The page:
Who’s the victim?

Recently, I have become more aware of the ignorance directed towards the importance of the environment and the various things that affect it. One of things I am speaking of, is the excessive use of technology. Now, I have to be completely honest and admit that even though I was aware of the environmental impacts of technology I wasn’t completely aware of the size of the impact. In the reading titled, “Dark Clouds” the author mentions that “According to Maxwell and Miller (2012a, 3) by 2007 between 20 and 50 million of e-waste were generated annually…” (Mosco, 127). Reading this was absolutely mind boggling, because it’s easy to comprehend that dumping trash into the ocean or driving a car every day causes endangers the environment, but using a cellphone or computer every day has the ability to do that as well. These aspects of our daily lives are causing immense amounts of “stress on the environment” (Mosco, 128). By exploring these impacts on the environment, another side of journalism will be discussed as well as the impacts of the environment on journalism.

I want to first tackle data centers. “A data center is a storehouse of information, the closest the Internet has to a physical vault” (Blum, 239). Before this reading, I don’t think I had ever thought about a data center and what it entails. Data centers contain all sorts of information, such as pictures, videos, documents, and pretty much everything else that ends up on the Internet. This is a very intense idea to digest, because it is difficult to think that most of the data we produce about ourselves ends up in this giant center of information with millions of other people’s information. Now that the basic concept of a data center is out there, it is time to delve into the various environmental impacts it has. Because it is a large source of power, it has to be powered by a lot of electricity, because in “Unsustainable Journalism” the International Energy Agency approximates 400 terawatts hour per year wasted, because of cell phones staying on (Miller, 654). To think that having a cell phone wastes that much energy is insane and then the idea of how much power is needed to power a data center is quite scary. In “Dark Clouds” an example of the hazardous behavior displayed by technology companies and data centers is discussed. “It did not take long for the wow to turn to pow when a Quincy citizens’ group took legal action against Microsoft for pollution spewing from forty diesel generators as is common at data centers…” (Mosco, 124). This is just one example of the dangerous actions conveyed by data centers and big companies dealing with technology.

In “Unsustainable Journalism” the negative impacts on the environment caused by technology is discussed, as well as how it ties into journalism. Because journalism has been in a decline for some time, at times the focus can be redirected to focus on other problems such as the environment. In this reading both of these concepts are addressed; environmental impacts and the conflicting point of interest. Even though it is important to note that e-waste is a big environmental problem, it often times steers the focus away from journalism and the impact that that has on our society. As Miller states, “… journalists should do less research, less travel, less interaction, less recording, and less writing…” (Miller 660) in order to become more “sustainable” but in terms this creates a negative impact on the journalism aspect. By retreating into these anti-tech ways of managing unsustainability, the world may be better off, but what would happen to all of the information journalists gather to further the knowledge of the public? There are so many aspects to journalism and the utilization of technology in society, and trying to have a main focus becomes more and more of a struggle with every passing year.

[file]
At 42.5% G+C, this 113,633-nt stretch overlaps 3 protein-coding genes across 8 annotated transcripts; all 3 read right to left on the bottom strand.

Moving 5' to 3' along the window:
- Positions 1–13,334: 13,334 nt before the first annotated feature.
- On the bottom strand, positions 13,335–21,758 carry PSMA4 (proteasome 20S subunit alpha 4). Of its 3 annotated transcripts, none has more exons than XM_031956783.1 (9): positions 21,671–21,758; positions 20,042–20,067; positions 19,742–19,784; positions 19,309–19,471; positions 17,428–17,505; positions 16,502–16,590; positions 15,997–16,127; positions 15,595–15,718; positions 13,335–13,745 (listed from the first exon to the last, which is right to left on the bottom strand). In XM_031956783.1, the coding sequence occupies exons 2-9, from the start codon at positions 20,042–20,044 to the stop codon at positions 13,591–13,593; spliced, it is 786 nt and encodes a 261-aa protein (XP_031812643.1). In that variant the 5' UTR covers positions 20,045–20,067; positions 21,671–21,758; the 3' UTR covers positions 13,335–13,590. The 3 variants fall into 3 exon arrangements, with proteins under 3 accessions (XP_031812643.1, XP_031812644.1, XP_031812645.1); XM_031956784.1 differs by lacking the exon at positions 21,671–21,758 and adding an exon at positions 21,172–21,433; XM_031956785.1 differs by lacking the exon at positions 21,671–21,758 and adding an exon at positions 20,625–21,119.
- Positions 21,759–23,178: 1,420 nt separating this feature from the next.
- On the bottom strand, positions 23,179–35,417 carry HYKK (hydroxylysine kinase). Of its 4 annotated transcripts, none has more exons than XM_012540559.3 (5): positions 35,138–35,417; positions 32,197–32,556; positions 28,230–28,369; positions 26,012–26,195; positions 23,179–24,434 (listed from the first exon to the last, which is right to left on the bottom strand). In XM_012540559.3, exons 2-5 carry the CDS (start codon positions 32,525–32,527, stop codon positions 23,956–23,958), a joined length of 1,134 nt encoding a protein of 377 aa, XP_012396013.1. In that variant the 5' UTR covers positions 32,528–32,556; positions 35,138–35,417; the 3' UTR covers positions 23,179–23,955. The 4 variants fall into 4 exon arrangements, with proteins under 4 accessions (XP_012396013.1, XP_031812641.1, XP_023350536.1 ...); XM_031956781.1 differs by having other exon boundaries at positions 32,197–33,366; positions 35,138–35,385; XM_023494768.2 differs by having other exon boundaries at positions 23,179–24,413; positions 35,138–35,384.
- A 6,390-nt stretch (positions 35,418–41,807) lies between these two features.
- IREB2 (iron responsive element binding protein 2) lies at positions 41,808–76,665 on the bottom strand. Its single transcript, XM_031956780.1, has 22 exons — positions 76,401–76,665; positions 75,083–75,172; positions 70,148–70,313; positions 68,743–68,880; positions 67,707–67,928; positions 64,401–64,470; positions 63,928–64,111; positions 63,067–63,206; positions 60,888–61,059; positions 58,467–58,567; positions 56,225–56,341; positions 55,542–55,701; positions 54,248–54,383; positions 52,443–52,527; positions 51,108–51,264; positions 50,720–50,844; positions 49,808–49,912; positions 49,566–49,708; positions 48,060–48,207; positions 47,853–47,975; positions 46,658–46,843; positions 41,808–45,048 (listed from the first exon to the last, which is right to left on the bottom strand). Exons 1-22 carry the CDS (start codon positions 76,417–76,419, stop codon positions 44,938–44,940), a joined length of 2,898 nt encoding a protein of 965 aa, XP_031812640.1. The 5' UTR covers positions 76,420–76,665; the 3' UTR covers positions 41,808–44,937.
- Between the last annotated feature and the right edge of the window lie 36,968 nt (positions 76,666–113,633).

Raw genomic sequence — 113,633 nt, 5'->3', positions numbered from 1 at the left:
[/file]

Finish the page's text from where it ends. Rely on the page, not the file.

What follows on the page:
Even though I completely support action against the unsustainable practices of data centers and major companies, I also believe that there is more to the grand scheme of things that we sometimes forget, once the environment becomes a part of the equation. The elusive cloud and data centers carry a lot more baggage than is perceived through the media, but it is their job to draw the attention away from the harsh reality from the general public and to continue with what they know. What I find to be conflicting about the environment tied in with journalism, is that when newspapers were more popular there was the thought of deforestation, creating a bigger demand for digital journalism. However now that digital journalism has increased in popularity there is now the issue with e-waste, which also harms the environment. In this case I don’t think there is a clear winner, because either way the environment is at risk, but all we can do is be more aware and tweak the daily habits we have, starting with our cell phones and computers.

Blum, Andrew. Where Data Sleeps, “Tubes: A Journey to the Center of the Internet.” New York: Ecco, 2012.

Mosco, Vincent. Dark Clouds, To the cloud: Big data in a turbulent world. Routledge, 2015.

Miller, Toby. Unsustainable Journalism, Digital Journalism. 3:5, 653-663, 2015.

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